Fire in chimney
This is when the inside surface of the chimney flue pipe is actually on fire itself.
This is usually called a chimney fire. You might wonder what’s wrong with having a fire in the chimney. Aren’t they made for that?
Well, no. Fireplace chimneys are designed to have a fire in the firebox, not up in the flue. When a wood fire is burning in a fireplace chimney, the very top of the flame is somewhere around 650 to 700 degrees Fahrenheit (about 372 Celsius.). But as the gas and smoke go up the flue pipe, they cool down fairly rapidly to the 400 – 500 degree range (200 – 260 C.), depending on how far up the chimney.
Warm is good, melting hot is not.
The flue of a chimney is designed to hold up to about 2,000 degrees F (about 1200 C). However, chimney fires can get over 2200 degrees in a matter of moments. That’s hot enough to melt glass and even some types of steel. It can melt the mortar between the flue pipe sections and send a little volcano of burning material onto the roof. If the fire goes on for any length of time, the chimney flue is not designed to handle it.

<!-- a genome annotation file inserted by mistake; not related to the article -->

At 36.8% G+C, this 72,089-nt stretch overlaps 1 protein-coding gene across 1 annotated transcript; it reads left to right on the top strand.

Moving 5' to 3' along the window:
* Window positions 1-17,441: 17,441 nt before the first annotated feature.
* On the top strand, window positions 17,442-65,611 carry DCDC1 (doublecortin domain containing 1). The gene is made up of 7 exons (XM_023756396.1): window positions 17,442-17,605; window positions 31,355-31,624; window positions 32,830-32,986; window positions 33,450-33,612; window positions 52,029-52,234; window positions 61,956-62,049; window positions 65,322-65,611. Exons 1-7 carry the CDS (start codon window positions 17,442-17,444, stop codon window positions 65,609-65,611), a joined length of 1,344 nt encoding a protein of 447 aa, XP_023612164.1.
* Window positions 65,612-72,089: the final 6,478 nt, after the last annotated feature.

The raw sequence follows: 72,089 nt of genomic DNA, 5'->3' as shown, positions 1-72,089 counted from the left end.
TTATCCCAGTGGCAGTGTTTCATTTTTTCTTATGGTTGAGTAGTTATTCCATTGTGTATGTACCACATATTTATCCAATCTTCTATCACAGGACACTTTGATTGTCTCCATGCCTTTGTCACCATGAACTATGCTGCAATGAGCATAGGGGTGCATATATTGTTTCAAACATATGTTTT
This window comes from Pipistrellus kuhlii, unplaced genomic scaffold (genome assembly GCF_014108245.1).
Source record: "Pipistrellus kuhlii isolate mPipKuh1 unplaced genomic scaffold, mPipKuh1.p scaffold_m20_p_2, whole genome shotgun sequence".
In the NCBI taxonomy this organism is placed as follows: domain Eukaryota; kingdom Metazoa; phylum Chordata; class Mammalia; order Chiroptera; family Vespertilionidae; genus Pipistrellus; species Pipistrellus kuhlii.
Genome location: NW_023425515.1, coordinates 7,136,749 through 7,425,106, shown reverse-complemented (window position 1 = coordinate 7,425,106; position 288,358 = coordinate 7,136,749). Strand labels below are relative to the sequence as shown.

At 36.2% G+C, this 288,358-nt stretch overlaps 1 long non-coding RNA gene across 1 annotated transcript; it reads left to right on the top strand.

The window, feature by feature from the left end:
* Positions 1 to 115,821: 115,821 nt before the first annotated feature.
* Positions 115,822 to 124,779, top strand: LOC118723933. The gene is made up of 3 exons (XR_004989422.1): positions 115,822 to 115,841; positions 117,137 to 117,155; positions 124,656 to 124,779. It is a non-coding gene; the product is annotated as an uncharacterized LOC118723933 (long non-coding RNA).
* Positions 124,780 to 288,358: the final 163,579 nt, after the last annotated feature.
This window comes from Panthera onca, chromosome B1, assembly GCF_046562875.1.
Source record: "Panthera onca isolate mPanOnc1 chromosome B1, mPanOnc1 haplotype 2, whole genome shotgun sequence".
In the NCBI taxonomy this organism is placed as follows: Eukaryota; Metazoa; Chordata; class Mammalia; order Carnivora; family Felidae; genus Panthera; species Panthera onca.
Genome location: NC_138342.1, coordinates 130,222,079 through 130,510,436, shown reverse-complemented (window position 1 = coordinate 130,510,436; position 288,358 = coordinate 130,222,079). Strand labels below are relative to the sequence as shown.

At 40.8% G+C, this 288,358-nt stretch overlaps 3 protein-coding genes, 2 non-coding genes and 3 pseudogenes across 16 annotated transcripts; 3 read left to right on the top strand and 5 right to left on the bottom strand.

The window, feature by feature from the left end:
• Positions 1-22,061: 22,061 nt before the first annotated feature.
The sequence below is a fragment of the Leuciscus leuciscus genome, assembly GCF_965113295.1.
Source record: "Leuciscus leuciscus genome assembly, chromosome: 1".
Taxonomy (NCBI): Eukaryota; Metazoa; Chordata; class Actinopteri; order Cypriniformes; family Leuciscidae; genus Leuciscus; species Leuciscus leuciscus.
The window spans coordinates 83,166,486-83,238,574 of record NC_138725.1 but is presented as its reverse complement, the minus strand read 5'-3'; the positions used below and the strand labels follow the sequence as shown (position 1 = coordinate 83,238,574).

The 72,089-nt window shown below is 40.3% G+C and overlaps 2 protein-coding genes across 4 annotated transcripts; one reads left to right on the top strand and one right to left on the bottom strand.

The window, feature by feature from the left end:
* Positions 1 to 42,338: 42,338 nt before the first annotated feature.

What do we mean by “handle it”?
The chimney may go through the chimney fire without cracking (or melting in the case of a fireplace insert metal chimney). But the chimney will most certainly be ruined for future use. Terra Cotta flue tiles inside a brick chimney can completely crack up. Yes the chimney will still take smoke out, but if you ever had a second chimney fire you could open up large cracks into the walls and woodwork.
The Cracked Up Chimney
One of my customers in Atlanta had a bad chimney fire before he started having it cleaned. He told me that the fire was shooting straight up in the air like an upside down jet engine. After it went out, he went on his roof to check out the damage. He grabbed a brick and pulled on it…it came right off in his hand! The chimney had stood up to the fire, but every brick was loose and just sitting there no longer held together by the mortar. He had to have his chimney completely torn down and rebuilt from the ground up.
If you have a fire in chimney of a fireplace insert type (a Pre-Fab or metal chimney), it de-tempers the metal of the flue pipe. So again, the chimney may hold up through the chimney fire, but it will be no good if you ever have another. Every manufacturer of metal chimneys recommends replacing the flue pipe after a fire in chimney no matter how minor or major the fire was. Because you can’t see how the molecular structure of the metal has changed, they always recommend replacement.
In both types of chimney, there are times when they don’t hold up to the pressure of a fire in chimney, resulting in partial or total burning of the home.
As you can see, it’s much better just to prevent a fire in chimney and get it cleaned regularly by an honest Atlanta chimney sweep.